Reliability and validity of adapted Turkish Version of Scoliosis Research Society-22 (SRS-22) questionnaire

Ahmet Alanay, Akin Cil, Haluk Berk, R Emre Acaroglu, Muharrem Yazici, Omer Akcali, Can Kosay, Yasemin Genc, Adil Surat
Spine 2005 November 1, 30 (21): 2464-8

STUDY DESIGN: Outcome study to determine the internal consistency, and validity of adapted Turkish version of Scoliosis Research Society-22 (SRS-22) Instrument.

OBJECTIVES: To evaluate the validity and reliability of adapted Turkish Version of SRS-22 questionnaire.

SUMMARY OF BACKGROUND DATA: The SRS-22 questionnaire is a widely accepted questionnaire to assess the health-related quality of life for scoliotic patients in the United States. However, its adaptation in languages other than the source language is necessary for its multinational use.

METHODS: Translation/retranslation of the English version of the SRS-22 was done, and all steps for cross-cultural adaptation process were performed properly by an expert committee. Later, SRS-22 questionnaires and previously validated Short Form-36 (SF-36) outcome instruments were mailed to 82 patients who had been surgically treated for idiopathic scoliosis. All patients had a minimum of 2 years follow-up. Fifty-four patients (66%) responded to the first set of questionnaires. Forty-seven of the first time respondents returned their second survey. The average age of the 47 patients (12 male, 35 female) was 19.8 years (range, 14-31 years). The two measures of reliability as internal consistency and reproducibility were determined by Cronbach alpha statistics and intraclass correlation coefficient, respectively. Concurrent validity was measured by comparing with an already validated questionnaire (SF-36). Measurement was made using the Pearson correlation coefficient (r).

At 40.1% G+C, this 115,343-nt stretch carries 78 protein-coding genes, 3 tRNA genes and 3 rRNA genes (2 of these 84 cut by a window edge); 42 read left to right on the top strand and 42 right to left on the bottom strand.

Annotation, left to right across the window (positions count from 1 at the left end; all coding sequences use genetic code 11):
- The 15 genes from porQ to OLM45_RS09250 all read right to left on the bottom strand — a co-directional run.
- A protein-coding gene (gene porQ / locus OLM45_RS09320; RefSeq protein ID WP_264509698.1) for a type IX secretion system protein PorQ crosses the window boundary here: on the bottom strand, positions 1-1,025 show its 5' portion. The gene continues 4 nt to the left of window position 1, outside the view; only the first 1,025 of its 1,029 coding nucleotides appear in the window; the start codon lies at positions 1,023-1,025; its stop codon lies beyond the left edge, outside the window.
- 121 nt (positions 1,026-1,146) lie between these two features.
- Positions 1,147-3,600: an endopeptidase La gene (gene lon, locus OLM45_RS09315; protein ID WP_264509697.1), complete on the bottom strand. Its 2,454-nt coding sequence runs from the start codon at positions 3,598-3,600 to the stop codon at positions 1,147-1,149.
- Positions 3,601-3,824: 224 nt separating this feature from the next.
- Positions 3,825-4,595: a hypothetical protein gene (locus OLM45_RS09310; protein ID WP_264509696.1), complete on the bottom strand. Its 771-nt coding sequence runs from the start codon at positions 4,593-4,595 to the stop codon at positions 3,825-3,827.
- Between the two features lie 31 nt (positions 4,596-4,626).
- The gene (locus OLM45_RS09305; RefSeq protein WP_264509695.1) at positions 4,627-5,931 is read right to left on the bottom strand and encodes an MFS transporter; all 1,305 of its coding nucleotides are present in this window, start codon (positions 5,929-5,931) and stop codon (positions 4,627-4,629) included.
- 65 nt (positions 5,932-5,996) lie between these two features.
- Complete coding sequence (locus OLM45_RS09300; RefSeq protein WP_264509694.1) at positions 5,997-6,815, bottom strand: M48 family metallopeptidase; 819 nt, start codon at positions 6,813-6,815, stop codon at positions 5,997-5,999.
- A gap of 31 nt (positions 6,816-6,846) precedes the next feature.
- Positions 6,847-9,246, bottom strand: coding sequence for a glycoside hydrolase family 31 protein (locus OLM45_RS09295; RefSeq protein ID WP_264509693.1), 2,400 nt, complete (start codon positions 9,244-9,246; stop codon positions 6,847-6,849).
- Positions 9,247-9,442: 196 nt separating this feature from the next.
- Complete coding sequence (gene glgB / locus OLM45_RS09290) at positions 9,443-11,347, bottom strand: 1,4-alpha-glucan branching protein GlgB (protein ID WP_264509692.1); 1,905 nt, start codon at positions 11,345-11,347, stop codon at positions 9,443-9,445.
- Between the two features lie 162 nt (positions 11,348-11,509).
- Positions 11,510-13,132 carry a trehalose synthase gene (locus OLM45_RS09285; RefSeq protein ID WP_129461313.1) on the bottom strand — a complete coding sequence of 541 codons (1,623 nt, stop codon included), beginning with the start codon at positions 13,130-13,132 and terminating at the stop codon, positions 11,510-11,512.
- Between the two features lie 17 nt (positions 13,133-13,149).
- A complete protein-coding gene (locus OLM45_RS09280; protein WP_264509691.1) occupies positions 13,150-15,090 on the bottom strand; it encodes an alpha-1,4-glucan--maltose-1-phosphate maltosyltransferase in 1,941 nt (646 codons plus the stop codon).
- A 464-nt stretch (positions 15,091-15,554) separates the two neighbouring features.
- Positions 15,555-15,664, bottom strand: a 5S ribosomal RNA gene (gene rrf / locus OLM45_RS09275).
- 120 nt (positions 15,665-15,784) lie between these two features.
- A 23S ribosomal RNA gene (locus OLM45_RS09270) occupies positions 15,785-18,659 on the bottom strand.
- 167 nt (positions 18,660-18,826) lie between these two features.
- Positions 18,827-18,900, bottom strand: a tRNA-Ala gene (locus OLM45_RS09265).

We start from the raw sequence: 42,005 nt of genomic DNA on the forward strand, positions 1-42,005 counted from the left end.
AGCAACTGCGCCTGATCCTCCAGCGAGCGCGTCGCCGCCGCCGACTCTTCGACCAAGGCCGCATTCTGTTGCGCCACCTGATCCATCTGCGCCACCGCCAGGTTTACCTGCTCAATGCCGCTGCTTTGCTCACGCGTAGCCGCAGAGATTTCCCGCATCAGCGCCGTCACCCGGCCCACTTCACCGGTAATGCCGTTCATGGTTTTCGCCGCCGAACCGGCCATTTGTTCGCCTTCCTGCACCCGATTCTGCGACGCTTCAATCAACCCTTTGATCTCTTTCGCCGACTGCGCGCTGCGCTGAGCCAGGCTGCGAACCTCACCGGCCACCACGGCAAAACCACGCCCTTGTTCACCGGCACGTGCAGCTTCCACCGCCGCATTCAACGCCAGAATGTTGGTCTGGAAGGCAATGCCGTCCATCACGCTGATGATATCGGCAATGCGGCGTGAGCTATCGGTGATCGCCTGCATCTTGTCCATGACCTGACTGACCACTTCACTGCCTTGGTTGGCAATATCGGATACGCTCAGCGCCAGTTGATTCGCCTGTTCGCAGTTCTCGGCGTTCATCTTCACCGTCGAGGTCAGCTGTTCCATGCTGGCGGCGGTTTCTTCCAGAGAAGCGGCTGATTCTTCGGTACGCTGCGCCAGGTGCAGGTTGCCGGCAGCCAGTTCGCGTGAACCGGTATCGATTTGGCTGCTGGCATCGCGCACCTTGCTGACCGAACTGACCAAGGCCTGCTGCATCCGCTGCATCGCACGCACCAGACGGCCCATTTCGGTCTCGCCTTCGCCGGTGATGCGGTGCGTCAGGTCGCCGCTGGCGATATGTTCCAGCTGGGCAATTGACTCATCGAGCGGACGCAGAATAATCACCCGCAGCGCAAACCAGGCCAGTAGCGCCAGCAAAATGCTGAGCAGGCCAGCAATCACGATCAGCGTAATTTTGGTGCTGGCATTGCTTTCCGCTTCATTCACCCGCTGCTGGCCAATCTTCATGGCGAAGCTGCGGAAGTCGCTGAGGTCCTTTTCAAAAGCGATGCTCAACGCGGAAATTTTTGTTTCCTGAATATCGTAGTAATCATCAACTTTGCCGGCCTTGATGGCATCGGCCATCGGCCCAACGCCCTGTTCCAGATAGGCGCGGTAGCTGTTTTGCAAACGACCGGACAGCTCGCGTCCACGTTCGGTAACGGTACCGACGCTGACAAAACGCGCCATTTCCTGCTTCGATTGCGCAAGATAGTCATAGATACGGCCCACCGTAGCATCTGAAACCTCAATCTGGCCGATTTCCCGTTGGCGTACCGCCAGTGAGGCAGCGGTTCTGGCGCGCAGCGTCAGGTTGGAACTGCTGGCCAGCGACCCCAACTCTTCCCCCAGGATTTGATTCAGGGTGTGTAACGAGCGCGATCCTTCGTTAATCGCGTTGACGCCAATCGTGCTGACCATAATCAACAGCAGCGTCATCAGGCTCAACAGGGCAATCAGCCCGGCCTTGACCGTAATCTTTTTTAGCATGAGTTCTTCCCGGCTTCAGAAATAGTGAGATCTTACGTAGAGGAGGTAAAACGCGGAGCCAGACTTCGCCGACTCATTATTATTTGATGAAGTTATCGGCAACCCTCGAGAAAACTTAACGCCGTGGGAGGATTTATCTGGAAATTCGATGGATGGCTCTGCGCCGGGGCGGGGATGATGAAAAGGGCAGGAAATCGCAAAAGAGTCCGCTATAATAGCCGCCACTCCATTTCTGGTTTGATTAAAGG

RESULTS: The study demonstrated satisfactory internal consistency with high Cronbach alpha values for the four of the corresponding domains (pain, 0.72; self-image, 0.80; mental health, 0.72; and satisfaction, 0.83). However, the Cronbach alpha value for function/activity domain (0.48) was considerably lower than the original questionnaire. The intraclass correlation coefficient for the same domains was 0.80, 0.82, 0.78, 0.81, and 0.76, respectively, demonstrating a satisfactory test/retest reproducibility. Considering concurrent validity, two domains had excellent correlation (r = 0.75-1), while 9 had good correlation (r = 0.50 to 0.75), and 6 had moderate correlation (r =0.25-0.50). Based on these results, question 18 in the function/activity domain with lower Cronbach alpha value was revised while question 15 was excluded. The revised SRS-22 was given to 30 adolescent idiopathic scoliosis patients not included in the index study. The revision could improve the Cronbach alpha value for function/activity domain from 0.48 to 0.81.

CONCLUSION: This study demonstrated that, if measures are to be used across cultures, the items must not only be translated well linguistically but also must be culturally adapted to maintain the content validity of the instrument at a conceptual level across different cultures. This may necessitate several validation studies to ensure and improve consistency in the content and face validity between source and target versions of a questionnaire due to difficulty in detecting subtle differences in the living habits of different cultures.

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